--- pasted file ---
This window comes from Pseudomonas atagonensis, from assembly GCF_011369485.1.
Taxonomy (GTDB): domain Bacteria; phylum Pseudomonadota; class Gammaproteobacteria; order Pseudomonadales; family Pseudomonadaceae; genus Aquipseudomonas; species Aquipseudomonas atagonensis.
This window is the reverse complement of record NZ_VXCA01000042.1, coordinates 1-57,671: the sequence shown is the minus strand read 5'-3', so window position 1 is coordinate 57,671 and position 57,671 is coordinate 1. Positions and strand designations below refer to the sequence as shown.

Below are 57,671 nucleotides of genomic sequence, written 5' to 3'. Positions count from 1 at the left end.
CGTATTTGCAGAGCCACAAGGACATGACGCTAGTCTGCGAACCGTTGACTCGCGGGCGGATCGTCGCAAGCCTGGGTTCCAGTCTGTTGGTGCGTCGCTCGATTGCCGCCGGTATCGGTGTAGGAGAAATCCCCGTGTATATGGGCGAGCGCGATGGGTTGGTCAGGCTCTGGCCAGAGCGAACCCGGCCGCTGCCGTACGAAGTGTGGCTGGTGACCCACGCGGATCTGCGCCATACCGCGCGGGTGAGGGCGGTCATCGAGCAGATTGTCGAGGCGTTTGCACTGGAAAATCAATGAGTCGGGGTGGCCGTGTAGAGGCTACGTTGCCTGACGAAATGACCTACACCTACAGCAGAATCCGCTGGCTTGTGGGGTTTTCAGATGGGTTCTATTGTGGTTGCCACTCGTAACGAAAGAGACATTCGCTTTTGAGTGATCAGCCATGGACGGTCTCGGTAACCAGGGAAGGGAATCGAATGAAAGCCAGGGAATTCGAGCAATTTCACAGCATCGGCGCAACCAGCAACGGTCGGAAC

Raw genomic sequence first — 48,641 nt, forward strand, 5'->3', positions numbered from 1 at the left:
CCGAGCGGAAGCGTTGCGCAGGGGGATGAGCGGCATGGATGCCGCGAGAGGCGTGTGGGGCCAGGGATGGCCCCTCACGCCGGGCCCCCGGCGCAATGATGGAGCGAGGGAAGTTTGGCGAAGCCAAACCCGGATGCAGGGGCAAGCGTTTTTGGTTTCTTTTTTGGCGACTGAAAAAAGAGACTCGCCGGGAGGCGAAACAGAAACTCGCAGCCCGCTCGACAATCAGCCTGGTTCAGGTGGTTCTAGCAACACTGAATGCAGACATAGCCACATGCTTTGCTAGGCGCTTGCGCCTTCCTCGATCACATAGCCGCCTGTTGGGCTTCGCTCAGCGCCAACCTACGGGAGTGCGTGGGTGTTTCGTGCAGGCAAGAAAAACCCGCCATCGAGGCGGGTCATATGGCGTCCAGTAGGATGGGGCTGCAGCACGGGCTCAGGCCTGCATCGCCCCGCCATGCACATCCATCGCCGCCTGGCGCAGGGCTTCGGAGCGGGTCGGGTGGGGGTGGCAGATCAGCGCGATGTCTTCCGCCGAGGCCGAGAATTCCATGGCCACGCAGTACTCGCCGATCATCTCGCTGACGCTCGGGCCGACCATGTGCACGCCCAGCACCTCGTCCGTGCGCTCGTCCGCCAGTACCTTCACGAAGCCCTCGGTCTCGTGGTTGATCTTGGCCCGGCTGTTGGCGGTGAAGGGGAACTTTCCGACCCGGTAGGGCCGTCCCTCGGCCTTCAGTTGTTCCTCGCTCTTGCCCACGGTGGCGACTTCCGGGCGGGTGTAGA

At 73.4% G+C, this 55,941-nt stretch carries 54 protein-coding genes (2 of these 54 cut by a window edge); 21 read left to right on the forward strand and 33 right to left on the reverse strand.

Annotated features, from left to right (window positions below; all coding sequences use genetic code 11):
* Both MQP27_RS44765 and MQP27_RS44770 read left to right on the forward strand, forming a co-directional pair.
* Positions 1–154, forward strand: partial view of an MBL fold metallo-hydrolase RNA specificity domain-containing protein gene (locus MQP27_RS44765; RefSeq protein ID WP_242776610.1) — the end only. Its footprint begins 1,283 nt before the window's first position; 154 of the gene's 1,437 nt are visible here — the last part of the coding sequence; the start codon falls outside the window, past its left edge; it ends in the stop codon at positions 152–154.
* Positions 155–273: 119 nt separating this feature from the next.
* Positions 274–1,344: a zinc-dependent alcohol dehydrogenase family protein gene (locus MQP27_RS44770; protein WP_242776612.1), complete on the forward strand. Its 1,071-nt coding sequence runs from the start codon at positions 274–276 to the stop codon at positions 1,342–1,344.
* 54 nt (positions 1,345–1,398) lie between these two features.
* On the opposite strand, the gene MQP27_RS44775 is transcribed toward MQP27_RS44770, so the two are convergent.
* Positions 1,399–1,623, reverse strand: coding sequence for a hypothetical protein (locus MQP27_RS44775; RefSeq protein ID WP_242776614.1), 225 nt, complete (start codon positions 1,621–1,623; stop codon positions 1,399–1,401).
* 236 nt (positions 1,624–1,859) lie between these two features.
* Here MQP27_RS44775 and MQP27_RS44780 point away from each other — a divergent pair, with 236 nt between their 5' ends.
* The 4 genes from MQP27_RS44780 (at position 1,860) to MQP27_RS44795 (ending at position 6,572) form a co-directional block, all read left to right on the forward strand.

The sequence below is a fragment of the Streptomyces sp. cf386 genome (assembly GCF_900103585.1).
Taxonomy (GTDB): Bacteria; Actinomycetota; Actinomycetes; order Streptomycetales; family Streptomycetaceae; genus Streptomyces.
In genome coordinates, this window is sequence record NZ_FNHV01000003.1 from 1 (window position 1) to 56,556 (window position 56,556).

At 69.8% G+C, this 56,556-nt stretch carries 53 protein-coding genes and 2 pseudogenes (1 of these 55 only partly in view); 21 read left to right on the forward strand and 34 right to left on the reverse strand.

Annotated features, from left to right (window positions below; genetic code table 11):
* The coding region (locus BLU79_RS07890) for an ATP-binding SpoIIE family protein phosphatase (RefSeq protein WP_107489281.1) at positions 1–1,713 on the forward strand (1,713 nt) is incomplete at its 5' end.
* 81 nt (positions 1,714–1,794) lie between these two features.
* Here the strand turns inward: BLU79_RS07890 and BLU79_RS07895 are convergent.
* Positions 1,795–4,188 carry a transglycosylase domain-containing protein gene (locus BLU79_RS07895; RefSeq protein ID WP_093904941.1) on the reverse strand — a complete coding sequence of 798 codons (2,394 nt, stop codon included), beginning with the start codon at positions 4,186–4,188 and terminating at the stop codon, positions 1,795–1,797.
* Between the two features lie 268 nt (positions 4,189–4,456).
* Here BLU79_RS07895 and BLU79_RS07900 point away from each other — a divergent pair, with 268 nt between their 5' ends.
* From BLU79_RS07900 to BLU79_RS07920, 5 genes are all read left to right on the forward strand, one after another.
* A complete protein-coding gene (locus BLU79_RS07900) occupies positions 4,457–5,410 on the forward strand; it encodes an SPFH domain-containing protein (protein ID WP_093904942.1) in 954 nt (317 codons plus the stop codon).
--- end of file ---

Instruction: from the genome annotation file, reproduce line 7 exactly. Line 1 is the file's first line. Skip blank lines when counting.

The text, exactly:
CCGAGCGGAAGCGTTGCGCAGGGGGATGAGCGGCATGGATGCCGCGAGAGGCGTGTGGGGCCAGGGATGGCCCCTCACGCCGGGCCCCCGGCGCAATGATGGAGCGAGGGAAGTTTGGCGAAGCCAAACCCGGATGCAGGGGCAAGCGTTTTTGGTTTCTTTTTTGGCGACTGAAAAAAGAGACTCGCCGGGAGGCGAAACAGAAACTCGCAGCCCGCTCGACAATCAGCCTGGTTCAGGTGGTTCTAGCAACACTGAATGCAGACATAGCCACATGCTTTGCTAGGCGCTTGCGCCTTCCTCGATCACATAGCCGCCTGTTGGGCTTCGCTCAGCGCCAACCTACGGGAGTGCGTGGGTGTTTCGTGCAGGCAAGAAAAACCCGCCATCGAGGCGGGTCATATGGCGTCCAGTAGGATGGGGCTGCAGCACGGGCTCAGGCCTGCATCGCCCCGCCATGCACATCCATCGCCGCCTGGCGCAGGGCTTCGGAGCGGGTCGGGTGGGGGTGGCAGATCAGCGCGATGTCTTCCGCCGAGGCCGAGAATTCCATGGCCACGCAGTACTCGCCGATCATCTCGCTGACGCTCGGGCCGACCATGTGCACGCCCAGCACCTCGTCCGTGCGCTCGTCCGCCAGTACCTTCACGAAGCCCTCGGTCTCGTGGTTGATCTTGGCCCGGCTGTTGGCGGTGAAGGGGAACTTTCCGACCCGGTAGGGCCGTCCCTCGGCCTTCAGTTGTTCCTCGCTCTTGCCCACGGTGGCGACTTCCGGGCGGGTGTAGA